It's certainly no surprise that Don Drysdale and Sandy Koufax finished 1-2 in the National League in earned run average in 1964, especially considering that they made their home starts at pitcher-friendly Dodger Stadium. The bigger shock is that Los Angeles finished in sixth place with 80 wins, but that can be chalked up to the club's humdrum offense. Koufax was in the midst of his incredible run of five straight ERA titles, clocking in with a career-low 1.74 (he then topped it with a 1.73 mark in his farewell 1966 season). However, arm woes brought an abrupt end to Sandy's standout year in mid-August; he finished 1964 with 223 innings pitched, nearly 100 less than teammate Drysdale. Don checked in with a 2.18 ERA in a league-leading 321.1 innings of work. He ran into some tough luck, accumulating an 18-16 record despite his mound mastery. The big righthander never did capture an ERA title, though he did grab three strikeout crowns earlier in his career and topped the senior circuit with 25 wins in 1962.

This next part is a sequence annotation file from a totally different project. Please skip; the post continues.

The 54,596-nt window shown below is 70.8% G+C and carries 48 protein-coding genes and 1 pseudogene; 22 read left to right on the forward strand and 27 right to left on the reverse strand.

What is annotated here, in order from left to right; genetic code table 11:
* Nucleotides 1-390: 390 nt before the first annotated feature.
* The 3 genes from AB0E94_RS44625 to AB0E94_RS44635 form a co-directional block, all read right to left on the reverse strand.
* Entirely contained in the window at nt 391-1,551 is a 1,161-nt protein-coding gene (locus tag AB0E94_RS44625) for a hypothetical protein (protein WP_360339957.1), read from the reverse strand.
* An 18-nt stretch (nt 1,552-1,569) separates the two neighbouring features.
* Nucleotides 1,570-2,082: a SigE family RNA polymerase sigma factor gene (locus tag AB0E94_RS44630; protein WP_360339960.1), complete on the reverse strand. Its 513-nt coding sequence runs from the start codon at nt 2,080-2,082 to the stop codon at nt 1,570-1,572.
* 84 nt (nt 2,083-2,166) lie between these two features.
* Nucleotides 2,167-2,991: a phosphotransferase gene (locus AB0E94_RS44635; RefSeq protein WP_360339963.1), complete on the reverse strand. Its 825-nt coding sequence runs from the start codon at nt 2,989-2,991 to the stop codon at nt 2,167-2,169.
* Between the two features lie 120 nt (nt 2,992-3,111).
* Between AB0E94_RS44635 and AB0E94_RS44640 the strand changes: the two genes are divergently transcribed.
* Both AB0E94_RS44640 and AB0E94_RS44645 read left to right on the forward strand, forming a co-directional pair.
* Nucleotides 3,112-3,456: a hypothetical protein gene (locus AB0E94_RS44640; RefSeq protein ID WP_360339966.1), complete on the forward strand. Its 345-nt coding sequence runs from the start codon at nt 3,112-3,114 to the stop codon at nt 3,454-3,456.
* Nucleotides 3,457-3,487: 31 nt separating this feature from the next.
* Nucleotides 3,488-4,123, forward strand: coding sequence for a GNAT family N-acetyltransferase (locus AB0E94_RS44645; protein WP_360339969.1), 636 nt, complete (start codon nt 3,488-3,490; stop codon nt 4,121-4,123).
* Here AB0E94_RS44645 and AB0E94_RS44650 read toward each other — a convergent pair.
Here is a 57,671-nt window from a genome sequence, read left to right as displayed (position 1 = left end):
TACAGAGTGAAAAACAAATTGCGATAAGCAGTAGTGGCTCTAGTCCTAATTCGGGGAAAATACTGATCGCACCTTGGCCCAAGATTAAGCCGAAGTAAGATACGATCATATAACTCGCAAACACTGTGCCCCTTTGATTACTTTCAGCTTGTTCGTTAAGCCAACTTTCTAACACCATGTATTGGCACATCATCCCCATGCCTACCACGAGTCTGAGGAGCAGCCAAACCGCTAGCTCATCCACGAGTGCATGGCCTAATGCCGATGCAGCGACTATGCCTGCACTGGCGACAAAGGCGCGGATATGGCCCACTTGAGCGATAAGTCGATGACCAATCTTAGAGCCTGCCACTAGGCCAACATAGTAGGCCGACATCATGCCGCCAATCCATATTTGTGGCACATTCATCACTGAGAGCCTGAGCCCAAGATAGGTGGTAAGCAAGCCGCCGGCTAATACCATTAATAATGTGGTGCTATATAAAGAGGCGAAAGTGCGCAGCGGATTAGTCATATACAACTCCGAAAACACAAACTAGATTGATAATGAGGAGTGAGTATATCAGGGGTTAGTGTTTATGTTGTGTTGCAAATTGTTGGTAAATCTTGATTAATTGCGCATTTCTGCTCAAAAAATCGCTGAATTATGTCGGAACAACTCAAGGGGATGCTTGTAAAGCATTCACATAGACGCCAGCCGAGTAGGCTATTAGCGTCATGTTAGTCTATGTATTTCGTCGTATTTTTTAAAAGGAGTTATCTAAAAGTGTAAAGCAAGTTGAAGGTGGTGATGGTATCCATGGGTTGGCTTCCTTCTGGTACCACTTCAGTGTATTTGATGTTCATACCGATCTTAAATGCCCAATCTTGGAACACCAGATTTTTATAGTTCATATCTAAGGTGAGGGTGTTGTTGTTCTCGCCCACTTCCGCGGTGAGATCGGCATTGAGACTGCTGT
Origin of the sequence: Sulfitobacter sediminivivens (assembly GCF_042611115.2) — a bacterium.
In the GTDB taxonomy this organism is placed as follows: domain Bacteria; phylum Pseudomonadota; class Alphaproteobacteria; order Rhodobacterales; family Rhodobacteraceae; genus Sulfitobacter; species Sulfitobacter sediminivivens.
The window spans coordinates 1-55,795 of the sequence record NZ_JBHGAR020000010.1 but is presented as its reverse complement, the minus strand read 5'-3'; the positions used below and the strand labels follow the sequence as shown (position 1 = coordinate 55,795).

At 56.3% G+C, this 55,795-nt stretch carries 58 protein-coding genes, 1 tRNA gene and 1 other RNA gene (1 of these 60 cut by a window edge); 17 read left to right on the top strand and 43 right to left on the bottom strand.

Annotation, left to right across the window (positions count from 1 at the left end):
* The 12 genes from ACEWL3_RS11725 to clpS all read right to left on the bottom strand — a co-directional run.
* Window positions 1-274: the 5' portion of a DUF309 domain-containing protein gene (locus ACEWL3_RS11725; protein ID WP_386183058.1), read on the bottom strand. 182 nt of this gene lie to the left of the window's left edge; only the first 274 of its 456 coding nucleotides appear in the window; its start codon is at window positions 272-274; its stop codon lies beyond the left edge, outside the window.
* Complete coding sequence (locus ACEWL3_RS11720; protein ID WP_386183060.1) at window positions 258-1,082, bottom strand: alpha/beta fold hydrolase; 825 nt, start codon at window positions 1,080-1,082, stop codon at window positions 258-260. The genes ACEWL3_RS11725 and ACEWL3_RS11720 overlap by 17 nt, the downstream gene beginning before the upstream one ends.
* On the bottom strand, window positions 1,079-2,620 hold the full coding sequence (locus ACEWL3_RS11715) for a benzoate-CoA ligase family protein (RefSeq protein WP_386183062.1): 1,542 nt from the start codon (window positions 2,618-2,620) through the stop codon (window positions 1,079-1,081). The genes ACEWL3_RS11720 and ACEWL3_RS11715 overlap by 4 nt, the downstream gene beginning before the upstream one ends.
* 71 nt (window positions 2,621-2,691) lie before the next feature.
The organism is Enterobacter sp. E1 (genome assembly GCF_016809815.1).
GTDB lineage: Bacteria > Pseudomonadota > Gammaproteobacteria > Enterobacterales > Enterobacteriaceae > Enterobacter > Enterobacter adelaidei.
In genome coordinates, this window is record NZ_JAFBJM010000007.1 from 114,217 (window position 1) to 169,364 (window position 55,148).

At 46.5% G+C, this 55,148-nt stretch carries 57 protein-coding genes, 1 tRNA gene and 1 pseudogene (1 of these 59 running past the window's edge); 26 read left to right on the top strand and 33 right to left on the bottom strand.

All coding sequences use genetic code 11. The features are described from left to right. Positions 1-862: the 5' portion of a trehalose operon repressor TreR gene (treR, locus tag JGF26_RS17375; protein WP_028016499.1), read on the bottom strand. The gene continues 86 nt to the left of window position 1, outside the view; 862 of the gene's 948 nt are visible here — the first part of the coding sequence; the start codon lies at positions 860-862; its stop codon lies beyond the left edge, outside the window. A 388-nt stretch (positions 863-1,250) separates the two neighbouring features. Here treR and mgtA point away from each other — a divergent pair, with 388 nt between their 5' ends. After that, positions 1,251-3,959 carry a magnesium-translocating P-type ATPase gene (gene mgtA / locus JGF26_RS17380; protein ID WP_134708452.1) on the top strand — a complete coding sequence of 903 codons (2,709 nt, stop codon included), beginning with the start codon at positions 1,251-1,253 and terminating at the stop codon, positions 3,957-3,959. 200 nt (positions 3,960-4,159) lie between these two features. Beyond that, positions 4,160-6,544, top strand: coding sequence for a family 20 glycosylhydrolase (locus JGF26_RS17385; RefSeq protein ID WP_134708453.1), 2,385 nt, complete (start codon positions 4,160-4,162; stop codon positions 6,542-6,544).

Upon flipping the card over, we see the same extended leaderboard as on the other league leader cards in this set. We've got the Phillies' Chris Short (2.20 ERA), Juan Marichal of the Giants (2.48), and another Phil in Jim Bunning (2.63) rounding out the top five. Because there were only ten teams in the National League, and most were working with four-man rotations, it's a pretty comprehensive list. Aging star Warren Spahn, bringing up the rear at 5.28, surely wishes it was less comprehensive! Topps also offered an interesting addendum, a list of the 13 best ERAs for pitchers who topped 75 innings but fell short of the 162 needed to qualify. As you can see, Pirates reliever Al McBean (1.90 ERA in 89.2 IP) is the only one who even comes close to Koufax's miniscule mark.